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Four Thoughts on Evangelistic Events


I've just been asked my thoughts on evangelistic events. Four things spring to mind:

1. If an event is basically a social mixer so that Christians and non-Christians rub shoulders there is a problem here. And the problem goes deeper than the fact that the gospel may be sidelined on the night of the event. The problem is that Christians often don't socialise with non-Christians unless there's an evangelistic/pre-evangelistic event put on by church. In other words, they don't feel able to get out into the big bad world and enjoy life with non-Christians until or unless their Christian leaders give them explicit permission. That's a big issue in church life. And maybe less events (of all kinds) would actually free people to do more evangelism.

2. I often find that Sunday mornings are the easiest events to invite people to. Other events which we hope might be stepping-stones can be equally, if not more, off-putting to non-Christians. You'd be surprised how many people might be up for giving church a go. Remember Sunday is where the action is!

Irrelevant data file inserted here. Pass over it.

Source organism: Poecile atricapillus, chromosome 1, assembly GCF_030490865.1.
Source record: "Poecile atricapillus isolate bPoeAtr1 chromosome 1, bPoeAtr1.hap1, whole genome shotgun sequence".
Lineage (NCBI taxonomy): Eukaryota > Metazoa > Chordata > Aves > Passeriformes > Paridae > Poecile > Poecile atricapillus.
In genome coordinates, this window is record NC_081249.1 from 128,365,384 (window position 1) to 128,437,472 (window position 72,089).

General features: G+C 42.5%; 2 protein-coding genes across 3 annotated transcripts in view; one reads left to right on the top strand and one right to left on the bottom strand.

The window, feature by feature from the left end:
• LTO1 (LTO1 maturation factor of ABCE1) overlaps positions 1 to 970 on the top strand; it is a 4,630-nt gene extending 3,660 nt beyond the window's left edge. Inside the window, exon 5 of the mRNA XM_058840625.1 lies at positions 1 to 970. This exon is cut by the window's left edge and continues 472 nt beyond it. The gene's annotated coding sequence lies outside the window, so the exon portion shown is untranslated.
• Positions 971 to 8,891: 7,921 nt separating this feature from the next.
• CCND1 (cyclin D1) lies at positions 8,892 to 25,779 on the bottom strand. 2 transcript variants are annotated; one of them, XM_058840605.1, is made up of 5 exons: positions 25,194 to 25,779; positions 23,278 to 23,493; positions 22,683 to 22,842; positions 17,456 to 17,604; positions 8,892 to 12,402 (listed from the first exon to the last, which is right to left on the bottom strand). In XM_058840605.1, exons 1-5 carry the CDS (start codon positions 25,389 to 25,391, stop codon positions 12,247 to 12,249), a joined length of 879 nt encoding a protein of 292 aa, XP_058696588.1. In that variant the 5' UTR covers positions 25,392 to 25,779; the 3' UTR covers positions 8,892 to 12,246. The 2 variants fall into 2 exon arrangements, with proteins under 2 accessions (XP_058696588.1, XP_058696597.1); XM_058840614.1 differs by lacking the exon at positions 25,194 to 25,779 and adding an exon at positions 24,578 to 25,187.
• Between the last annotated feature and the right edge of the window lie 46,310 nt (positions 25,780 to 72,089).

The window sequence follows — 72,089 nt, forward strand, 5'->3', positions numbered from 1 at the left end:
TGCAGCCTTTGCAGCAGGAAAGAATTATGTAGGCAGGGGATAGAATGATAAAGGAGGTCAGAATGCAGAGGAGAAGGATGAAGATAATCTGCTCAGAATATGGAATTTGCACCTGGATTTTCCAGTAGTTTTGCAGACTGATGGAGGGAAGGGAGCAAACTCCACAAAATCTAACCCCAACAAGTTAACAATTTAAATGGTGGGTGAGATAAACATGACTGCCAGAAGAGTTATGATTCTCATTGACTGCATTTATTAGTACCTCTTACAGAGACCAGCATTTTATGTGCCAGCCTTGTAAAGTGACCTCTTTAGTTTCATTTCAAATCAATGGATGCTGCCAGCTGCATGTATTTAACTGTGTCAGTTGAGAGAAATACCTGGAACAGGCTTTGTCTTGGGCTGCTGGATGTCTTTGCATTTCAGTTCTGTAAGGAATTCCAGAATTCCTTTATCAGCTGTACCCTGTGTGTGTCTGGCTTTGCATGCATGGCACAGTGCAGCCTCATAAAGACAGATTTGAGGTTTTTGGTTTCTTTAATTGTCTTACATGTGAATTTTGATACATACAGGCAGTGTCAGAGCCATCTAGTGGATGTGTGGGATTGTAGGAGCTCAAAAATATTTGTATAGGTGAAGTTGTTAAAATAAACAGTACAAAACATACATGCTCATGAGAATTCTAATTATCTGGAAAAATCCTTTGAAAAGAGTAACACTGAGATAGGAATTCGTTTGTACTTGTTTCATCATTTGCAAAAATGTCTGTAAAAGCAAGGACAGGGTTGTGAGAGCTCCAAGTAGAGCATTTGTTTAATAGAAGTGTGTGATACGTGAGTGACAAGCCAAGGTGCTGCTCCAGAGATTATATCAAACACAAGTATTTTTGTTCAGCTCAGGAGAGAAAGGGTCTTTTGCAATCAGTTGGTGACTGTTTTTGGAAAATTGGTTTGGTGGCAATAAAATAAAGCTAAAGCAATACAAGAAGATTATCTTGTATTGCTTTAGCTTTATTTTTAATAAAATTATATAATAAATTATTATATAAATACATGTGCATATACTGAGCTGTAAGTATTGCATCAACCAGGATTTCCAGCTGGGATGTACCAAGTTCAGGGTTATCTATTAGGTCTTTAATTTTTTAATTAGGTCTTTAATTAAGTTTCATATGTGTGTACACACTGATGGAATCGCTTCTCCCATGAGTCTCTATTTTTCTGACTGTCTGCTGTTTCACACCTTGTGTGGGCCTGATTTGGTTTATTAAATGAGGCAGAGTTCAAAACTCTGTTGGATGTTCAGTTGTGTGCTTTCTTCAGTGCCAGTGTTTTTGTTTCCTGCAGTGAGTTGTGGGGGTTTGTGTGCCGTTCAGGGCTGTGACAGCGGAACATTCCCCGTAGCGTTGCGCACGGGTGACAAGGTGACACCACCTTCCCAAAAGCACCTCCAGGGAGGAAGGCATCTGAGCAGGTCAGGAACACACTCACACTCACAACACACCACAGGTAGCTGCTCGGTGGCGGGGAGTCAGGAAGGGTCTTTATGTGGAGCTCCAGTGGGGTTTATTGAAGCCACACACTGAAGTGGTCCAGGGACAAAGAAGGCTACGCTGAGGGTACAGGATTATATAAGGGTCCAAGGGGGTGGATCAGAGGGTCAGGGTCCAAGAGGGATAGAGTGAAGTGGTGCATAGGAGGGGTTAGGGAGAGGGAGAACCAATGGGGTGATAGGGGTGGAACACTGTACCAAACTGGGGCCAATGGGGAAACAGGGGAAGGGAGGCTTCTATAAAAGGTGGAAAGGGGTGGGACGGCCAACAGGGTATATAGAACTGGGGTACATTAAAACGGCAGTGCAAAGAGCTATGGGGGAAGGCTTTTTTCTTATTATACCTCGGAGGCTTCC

3. Having said all this, I definitely still believe in events. Because the gospel is an event. And conversion is an event. Sometimes, when people talk about evangelism, they speak in terms of "processes" - they tell you the number of times someone needs to hear the gospel before they'll convert, they'll big up the importance of building trust and doing life and loving on people. The thing is, conversion is crossing from death to life. And an event at which Christ is offered and unbelievers are confronted actually mirrors the nature of the gospel we claim to believe. Such events bring people to the event they must consider. So events can be very good ways of serving what we say we believe.

4. If you are going to put on an event, work backwards from the end result you want. If you want folks trusting in Jesus then you better give good time and space to the gospel message. And that better be undistracted time and space. When you work backwards from there you might find yourself designing quite a different event. If you simply want Christians and non-Christians mixing, having a good time and gently leading people on to 'the next thing', then, fine, put on a pub quiz and have a 5 minute talk before the results are announced. But if you want people to really consider Christ then clear a space for a talk in undistracted space. I prefer interview testimonies followed by a talk or a 'meal with a message', but whatever you do, begin at the end. Imagine the talk you want your friends to hear. Imagine what you want to happen as the speaker draws to a close. Now work backwards.

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